When 22-year-old Celia Barquin Arozamena walked up to Harley Thornton and his three friends with her clubs on the green at Coldwater Golf Links in Ames, Iowa, Monday morning, they kindly let her go ahead.
"We all agreed that she should go in front of us," Thornton told KCCI. "We knew she would be a lot faster than a bunch of old men."
When they made it to the ninth hole, however, the men saw Barquin Arozamena's golf clubs and cellphone lying in the middle of the fairway. Several tees were scattered over the green, along with what he believed was the woman's hat.
"This was very strange and not right," Thornton said. "There is no reason to abandon your clubs."
He called the main clubhouse, who said they hadn't seen Barquin Arozamena, then dialed 911. Ames police found her body in a pond, "some distance away" from her abandoned clubs. She sustained "several stab wounds to the upper torso, head and neck," according to the criminal complaint.
Later on Monday, a 22-year-old man, Collin Daniel Richards, was arrested and charged in Barquin Arozamena's murder. He is being held on $5 million cash bond and has not yet entered a plea.
Richards was identified as a suspect after police saw an acquaintance of his walking near the golf course, according to the complaint. The acquaintance, who is not identified, asked police something akin to, "What did he do to her?" the complaint states.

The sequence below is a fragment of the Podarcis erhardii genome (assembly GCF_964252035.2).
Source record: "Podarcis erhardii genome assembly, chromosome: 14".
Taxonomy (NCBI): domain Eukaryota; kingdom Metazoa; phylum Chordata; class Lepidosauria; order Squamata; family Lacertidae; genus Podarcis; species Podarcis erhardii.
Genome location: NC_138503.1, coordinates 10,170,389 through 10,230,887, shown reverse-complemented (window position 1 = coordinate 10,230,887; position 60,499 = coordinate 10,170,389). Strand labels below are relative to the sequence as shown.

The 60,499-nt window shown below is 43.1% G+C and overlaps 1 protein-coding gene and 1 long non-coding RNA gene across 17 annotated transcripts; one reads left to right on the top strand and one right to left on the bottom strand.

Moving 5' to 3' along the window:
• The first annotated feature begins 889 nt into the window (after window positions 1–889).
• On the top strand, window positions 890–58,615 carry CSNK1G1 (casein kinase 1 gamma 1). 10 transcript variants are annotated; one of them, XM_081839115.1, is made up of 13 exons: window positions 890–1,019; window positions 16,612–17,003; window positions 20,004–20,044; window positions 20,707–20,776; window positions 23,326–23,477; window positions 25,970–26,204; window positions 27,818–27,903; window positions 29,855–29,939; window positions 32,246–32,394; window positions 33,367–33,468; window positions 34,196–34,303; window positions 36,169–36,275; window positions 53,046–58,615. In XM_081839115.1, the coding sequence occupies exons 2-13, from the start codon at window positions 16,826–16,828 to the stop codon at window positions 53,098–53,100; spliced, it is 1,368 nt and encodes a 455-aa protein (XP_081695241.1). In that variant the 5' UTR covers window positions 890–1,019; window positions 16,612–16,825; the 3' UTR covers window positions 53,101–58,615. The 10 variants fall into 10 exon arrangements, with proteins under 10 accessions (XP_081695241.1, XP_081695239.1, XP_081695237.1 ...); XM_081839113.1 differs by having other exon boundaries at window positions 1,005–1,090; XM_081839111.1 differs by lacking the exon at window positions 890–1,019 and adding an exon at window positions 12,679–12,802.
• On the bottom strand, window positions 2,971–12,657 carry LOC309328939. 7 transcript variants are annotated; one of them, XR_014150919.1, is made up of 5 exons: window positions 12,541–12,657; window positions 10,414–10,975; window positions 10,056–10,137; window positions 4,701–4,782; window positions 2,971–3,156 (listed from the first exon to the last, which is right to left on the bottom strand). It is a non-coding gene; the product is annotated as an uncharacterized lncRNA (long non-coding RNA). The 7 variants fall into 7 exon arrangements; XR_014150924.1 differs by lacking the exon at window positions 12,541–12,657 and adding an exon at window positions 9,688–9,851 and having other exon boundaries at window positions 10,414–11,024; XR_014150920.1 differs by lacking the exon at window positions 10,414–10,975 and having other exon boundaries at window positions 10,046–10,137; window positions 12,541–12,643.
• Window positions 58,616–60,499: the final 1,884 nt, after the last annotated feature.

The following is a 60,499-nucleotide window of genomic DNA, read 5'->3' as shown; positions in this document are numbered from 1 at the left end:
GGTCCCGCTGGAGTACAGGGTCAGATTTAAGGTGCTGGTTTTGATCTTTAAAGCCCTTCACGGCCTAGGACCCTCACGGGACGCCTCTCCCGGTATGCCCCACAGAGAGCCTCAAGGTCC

In subsequent interviews, the acquaintance told police Richards had "made a statement to the effect of having an urge to rape and kill a woman,” according to the complaint.
Police later located Richards, who was staying in a tent across from the golf course. He "had several fresh scratches on his face consistent with fighting," the complaint states. During a search, authorities also found bloody clothes and a knife, according to the complaint.
It's believed the attack was "a random act of violence," Story County Attorney Jessica Reynolds said.
A native of Spain and a student at Iowa State University, Barquin Arozamena, won the 2018 Big 12 championship and was named the school's female athlete of the year for 2018. She was working on completing a degree in civil engineering, according to the university.
For Thornton, the woman's death is haunting. He doesn't understand how she was attacked in broad daylight, with apartment buildings directly across the street.
"9:30 to 10 o'clock in the morning and with full view of anyone that wanted to look — that is a very brazen act," an emotional Thornton said.
"It could have been my daughter."